I have a new post up at the SEAPLEX blog (where I put all my marine debris stuff).
A couple weeks ago I was lucky enough to go to Hawaii for the 5th International Conference on Marine Debris. (You can see my tweets at @seaplexscience, or the conference hashtag #5imdc.) This was my third time in Hawaii this year, but since the first two visits were to catch a ship and immediately leave, I’d never seen much of Hawaii outside of the Honolulu docks and Home Depot. So after the conference, my husband and I headed out for a week on the Big Island.
We decided that we had to see the Big Island’s famed green sand beach. Green sand beaches are very rare (there’s only two in US territory – this Hawaiian one, and one in Guam). The green color is caused by olivine crystals eroding out of lava flows, so you need both a nice erodible lava flow, and a relatively calm area of coast where a beach can form. There are no towns or good roads near the Big Island’s green sand beach – it’s way down on South Point, and the last 2.5 miles can only be accessed by 4-wheel drive or on foot. We like to hike and so we walked.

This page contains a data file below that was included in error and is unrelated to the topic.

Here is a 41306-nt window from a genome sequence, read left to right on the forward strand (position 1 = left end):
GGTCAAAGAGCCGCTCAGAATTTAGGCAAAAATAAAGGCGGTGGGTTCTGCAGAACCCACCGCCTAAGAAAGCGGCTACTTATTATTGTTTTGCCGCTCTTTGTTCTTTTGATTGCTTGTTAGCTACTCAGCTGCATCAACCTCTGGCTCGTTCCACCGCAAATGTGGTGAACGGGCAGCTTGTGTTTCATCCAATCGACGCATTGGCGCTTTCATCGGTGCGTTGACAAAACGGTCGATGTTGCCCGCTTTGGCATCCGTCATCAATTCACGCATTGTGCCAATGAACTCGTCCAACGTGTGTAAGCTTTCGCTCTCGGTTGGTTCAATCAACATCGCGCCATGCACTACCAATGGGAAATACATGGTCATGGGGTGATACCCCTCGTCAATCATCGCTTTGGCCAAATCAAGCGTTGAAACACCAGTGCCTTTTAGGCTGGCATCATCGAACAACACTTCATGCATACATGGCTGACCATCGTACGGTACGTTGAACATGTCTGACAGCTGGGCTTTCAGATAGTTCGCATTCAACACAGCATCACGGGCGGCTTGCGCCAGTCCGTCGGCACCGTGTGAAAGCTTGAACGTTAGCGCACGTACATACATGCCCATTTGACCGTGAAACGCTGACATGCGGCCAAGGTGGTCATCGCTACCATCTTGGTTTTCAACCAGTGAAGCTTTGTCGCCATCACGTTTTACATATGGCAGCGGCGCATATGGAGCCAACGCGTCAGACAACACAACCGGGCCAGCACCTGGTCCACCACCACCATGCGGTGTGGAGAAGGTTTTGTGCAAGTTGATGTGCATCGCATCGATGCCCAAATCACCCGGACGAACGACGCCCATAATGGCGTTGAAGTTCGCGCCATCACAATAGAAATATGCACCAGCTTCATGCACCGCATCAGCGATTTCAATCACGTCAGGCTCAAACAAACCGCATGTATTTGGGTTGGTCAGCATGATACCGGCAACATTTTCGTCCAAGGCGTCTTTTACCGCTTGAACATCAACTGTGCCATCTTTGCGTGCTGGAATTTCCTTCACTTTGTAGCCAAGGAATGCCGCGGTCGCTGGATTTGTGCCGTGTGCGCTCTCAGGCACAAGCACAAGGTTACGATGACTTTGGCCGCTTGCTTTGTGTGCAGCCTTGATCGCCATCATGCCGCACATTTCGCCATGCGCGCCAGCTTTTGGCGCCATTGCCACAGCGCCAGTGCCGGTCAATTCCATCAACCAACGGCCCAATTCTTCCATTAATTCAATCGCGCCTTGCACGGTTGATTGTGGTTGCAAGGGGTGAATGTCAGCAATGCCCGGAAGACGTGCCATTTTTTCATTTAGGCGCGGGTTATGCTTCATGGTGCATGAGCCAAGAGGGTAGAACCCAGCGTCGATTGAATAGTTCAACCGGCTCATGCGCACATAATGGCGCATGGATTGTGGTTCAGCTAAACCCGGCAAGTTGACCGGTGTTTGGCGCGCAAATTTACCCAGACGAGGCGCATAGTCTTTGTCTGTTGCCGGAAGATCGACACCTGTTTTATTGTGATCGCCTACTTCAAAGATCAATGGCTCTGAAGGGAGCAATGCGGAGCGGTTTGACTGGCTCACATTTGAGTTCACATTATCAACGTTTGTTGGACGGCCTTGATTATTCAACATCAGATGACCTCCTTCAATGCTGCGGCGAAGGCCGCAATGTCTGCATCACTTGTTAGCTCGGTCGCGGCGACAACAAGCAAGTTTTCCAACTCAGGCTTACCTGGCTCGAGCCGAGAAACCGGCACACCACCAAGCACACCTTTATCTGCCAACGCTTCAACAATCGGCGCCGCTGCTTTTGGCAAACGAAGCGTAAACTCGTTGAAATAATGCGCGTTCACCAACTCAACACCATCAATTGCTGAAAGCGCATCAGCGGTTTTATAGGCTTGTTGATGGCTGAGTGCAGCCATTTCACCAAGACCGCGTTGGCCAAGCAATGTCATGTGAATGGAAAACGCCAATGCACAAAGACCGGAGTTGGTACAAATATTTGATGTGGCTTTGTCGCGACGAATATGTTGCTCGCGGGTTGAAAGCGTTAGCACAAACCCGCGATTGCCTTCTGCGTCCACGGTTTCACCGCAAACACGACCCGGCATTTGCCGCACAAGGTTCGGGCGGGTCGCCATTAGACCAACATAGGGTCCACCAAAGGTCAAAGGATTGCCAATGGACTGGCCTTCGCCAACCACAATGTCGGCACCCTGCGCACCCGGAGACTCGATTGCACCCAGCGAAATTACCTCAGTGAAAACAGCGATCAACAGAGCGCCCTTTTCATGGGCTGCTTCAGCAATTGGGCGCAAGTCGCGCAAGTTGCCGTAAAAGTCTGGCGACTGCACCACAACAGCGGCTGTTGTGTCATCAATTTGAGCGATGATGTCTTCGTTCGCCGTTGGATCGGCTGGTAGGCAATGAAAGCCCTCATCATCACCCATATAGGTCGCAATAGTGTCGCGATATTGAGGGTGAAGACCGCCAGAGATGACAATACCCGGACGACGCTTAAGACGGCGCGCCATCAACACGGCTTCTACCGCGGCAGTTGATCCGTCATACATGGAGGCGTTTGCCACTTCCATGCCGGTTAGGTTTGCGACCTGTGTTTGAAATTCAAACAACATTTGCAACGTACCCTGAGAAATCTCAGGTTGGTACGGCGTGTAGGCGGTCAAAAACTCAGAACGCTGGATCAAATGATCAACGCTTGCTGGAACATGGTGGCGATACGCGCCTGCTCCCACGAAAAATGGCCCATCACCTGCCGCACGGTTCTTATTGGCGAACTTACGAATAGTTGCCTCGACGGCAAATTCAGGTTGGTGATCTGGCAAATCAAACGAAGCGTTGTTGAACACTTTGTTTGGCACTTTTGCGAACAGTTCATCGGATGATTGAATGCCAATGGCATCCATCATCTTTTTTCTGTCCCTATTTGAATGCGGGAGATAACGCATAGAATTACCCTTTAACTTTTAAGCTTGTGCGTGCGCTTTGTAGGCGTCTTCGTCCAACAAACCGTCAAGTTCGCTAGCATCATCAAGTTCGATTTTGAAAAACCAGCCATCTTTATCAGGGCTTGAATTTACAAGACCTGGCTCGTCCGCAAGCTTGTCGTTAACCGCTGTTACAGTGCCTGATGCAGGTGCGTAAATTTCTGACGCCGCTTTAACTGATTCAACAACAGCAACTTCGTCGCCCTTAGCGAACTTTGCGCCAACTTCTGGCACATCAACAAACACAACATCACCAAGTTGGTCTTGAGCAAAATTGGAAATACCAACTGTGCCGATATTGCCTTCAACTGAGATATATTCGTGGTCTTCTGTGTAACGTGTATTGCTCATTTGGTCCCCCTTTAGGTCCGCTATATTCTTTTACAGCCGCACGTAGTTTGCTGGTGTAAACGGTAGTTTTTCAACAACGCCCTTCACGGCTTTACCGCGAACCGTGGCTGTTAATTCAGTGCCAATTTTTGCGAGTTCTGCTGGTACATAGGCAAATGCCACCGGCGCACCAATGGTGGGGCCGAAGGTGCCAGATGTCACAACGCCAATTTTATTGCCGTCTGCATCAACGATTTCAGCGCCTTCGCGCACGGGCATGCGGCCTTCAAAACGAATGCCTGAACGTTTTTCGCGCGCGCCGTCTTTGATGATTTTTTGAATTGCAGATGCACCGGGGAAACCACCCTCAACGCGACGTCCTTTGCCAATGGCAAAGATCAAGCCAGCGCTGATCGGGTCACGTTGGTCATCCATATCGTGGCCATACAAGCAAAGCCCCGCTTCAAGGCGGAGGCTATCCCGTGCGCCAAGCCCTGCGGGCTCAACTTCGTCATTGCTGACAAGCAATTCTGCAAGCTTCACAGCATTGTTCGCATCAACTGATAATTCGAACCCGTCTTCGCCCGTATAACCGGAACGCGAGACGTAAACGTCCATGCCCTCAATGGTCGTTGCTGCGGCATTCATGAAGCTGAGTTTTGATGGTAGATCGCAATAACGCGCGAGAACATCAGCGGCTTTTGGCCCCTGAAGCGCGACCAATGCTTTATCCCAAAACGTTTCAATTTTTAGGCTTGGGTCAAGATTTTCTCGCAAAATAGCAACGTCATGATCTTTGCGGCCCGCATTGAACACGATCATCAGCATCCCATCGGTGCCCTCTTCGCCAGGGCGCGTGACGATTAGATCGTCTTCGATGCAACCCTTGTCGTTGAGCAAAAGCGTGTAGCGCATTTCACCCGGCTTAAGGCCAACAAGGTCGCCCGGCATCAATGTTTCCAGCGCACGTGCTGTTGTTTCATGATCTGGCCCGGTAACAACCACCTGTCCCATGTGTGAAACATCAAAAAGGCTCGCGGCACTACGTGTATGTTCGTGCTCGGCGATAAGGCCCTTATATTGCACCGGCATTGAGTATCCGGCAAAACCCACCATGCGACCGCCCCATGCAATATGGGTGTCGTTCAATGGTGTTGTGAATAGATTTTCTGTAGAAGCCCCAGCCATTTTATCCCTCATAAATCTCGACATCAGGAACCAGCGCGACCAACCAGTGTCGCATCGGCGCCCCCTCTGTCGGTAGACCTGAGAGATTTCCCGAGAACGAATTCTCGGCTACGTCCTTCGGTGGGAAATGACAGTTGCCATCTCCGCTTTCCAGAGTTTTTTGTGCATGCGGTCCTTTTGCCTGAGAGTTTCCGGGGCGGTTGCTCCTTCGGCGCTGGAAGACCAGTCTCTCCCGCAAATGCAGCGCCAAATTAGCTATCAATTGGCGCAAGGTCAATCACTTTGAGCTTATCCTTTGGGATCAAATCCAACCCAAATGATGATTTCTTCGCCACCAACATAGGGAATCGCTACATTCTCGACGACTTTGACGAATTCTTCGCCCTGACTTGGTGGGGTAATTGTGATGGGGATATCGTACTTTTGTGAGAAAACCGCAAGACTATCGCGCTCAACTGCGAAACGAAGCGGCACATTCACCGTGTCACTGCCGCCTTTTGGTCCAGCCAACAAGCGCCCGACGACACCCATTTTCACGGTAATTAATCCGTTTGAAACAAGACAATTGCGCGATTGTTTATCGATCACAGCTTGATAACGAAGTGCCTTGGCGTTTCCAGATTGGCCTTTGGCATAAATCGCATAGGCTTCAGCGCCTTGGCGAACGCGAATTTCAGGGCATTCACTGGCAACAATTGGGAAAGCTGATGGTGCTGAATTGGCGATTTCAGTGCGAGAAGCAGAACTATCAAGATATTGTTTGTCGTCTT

On our walk to the beach, I was pretty shocked at the vast amount of washed-up plastic debris that we saw in the middle of nowhere on South Point. Having studied plastic marine debris for the last three years, I was intellectually familiar with Hawaii’s marine debris problem, but seeing it with my own eyes (especially when my brain was in hiking mode) was a saddening experience. Despite a recent beach cleanup which was bagged and waiting for pickup, countless plastic items and bits were mixed with the driftwood on the black lava rock beaches.
To see lots of photos and to read the rest, head over to the SEAPLEX blog.